“Not much new and exciting” was the word on the street and I have to agree. I grabbed a bunch of product data sheets to look over later, but most of the sheets I grabbed were for items that were already out there for sale and not much new.
While roaming the convention floor, I saw a familiar face, so I stopped him and asked for a photo. Owen Garriott, W5LFL, the first ham radio astronaut gladly complied and the result is above.
By mid-afternoon, I was very tired and was not looking forward to a 12-hour roadtrip on Sunday!
Saturday, May 16, 2009
When I returned to my room last night, I discovered that the hotel’s Internet access was down and was still down when I awoke this morning, so I was not able to write a new blog entry. So I dragged my Mac to the Hamvention and am using a variety of free Internet access points available in the Hara Arena.
Friday was eventful and the weather was excellent.
The forum I moderated (the APRS Forum) had standing room only. There were 15 rows of seats with 20 seats in each row and they were just about full, plus there were probably 50 to 100 people standing, so I estimate 350 to 400 in attendance and very few left during the hour plus of presentations. The only problem was that we ran out of time and had to abandon the question and answer portion of the program.
I spent the rest of the day working the TAPR booth or walking around the convention floor viewing the various exhibit booths. I ran into a lot of old friends and I met some folks in person, who I had only met over the air or over the Internet. There was a lot of interest in the HPSDR project that TAPR is supporting. The booth had two HPSDR transceivers set up at each end of our five-booth spread communicating with each other on 52 MHz and this set up was a big attraction. People could see the “project” in operation.
After our day at the convention, we attended the TAPR-AMSAT annual Dayton banquet. Despite having to drive halfway to tarnation to the site of the dinner, I had an enjoyable time. Dinner was good and I encountered more old friends and acquaintances (some from the packet radio era) and enjoyed the after dinner speaker, Richard Garriott, W5KWQ, a recent tourist astronatut, and son of Owen Garriot, W5LFL, the first astronaut ham. Both father and so were present at the dinner.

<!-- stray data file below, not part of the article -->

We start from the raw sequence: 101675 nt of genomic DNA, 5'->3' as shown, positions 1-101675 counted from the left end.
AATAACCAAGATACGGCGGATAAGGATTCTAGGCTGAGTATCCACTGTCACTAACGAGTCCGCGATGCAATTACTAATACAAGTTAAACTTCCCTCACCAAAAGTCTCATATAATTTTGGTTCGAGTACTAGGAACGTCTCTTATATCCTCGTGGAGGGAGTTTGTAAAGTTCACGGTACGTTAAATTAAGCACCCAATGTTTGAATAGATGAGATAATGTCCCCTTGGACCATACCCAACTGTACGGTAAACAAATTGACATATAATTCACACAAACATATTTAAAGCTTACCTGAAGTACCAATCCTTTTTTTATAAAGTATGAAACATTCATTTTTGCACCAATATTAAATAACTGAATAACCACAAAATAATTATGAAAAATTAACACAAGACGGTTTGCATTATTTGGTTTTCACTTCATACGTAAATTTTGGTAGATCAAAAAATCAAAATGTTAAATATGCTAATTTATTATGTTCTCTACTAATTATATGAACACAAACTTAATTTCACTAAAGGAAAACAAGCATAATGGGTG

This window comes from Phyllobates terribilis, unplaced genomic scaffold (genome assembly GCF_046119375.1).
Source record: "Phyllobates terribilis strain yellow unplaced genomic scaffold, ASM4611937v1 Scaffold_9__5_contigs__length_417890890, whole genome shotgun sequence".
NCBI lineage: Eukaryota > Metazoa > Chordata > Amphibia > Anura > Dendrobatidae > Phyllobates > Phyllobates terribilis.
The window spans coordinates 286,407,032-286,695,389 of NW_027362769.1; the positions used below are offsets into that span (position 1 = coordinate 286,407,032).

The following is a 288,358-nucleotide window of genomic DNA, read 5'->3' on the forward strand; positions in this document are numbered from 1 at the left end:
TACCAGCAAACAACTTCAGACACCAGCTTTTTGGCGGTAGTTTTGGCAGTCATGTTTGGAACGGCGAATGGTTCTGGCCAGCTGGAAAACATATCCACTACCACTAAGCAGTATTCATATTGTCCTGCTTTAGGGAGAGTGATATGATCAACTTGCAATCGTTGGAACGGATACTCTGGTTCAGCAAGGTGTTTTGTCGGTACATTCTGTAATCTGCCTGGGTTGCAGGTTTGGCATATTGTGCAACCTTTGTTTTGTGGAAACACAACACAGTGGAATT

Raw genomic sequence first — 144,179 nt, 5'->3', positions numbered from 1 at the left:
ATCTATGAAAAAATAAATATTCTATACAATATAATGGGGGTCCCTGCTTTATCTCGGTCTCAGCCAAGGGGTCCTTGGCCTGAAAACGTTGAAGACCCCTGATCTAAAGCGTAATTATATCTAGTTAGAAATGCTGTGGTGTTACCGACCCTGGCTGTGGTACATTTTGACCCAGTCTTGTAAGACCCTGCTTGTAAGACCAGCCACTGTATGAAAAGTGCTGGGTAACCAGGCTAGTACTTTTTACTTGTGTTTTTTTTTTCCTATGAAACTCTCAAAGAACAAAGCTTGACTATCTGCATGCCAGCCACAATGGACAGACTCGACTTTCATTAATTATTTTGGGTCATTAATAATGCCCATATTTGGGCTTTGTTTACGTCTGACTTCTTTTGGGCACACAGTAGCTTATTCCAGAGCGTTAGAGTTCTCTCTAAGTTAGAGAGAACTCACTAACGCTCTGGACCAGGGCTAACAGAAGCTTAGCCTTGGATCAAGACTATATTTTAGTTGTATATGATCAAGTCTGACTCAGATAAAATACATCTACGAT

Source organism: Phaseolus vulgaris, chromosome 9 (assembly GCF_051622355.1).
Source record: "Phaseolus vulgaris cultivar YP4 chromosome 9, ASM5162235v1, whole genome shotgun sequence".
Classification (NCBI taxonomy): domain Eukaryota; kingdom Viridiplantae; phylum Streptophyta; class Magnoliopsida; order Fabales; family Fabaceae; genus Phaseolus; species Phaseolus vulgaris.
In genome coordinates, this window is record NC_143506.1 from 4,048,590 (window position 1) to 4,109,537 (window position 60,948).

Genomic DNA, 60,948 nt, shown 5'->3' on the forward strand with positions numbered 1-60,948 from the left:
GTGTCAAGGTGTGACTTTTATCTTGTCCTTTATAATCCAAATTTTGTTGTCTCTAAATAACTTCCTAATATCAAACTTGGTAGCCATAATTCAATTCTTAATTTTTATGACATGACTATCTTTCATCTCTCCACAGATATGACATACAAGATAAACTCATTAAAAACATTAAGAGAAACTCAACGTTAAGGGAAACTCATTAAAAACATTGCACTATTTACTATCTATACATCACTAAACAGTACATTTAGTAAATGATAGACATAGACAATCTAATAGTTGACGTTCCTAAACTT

I returned from tarnation and found no Internet access at my hotel, so I went to bed about 11:15 PM and fell asleep instantly.
Thursday, May 14, 2009
Arrived in Dayton, safe and sound.
Met my neighbor from Super 8 at breakfast: Earl, KC8TC, from Michigan. He was not going to the Hamvention, but to the Garden State.
I successfully got through Akron without missing an exit, although the last exit was a close call.
Rained lightly off and on until Akron. Between Akron and Lodi, it rained heavily. Then the rain tapered off and as I approached Dayton, the sun began poking through.
Drove just under five hours today from Clarion, PA, to Dayton with one pit stop on the way to buy a refreshment. Total driving time from home (725 miles) was about 12 hours. Like I wrote earlier, I lost about an hour due to the road lane closures due to construction.
I am tired and I am going to rest until the TAPR board meeting at 5 PM.
Traffic was light most of the way and I made good time until the last 75 miles of the trip. Construction on I-80 turned the four-lane highway into a two-lane highway and during the last 5-mile segment of construction, traffic moved at a 5 MPH clip! I probably lost close to an hour due to the construction.
Not much activity on 146.52 MHz, but I expect that will pick up today as I approach Hamvention.
A retired couple in the next room have a ham in the family. Their Cadillac SUV does not have ham license plates, but I noticed a call sign made up of self-adhesive letters (the kind you use to identify rural mailboxes) on the back of the SUV; I did not recognize the call and forgot it!
Weather was good driving out, but as I got farther west, it began to cloud up and the temperature dropped. Looking out this morning, the ground looks wet and the clouds are ominous (as you may be able to see in the photo).
Next stop, the Dayton Airport Hotel in beautiful downtown Vandalia, Ohio!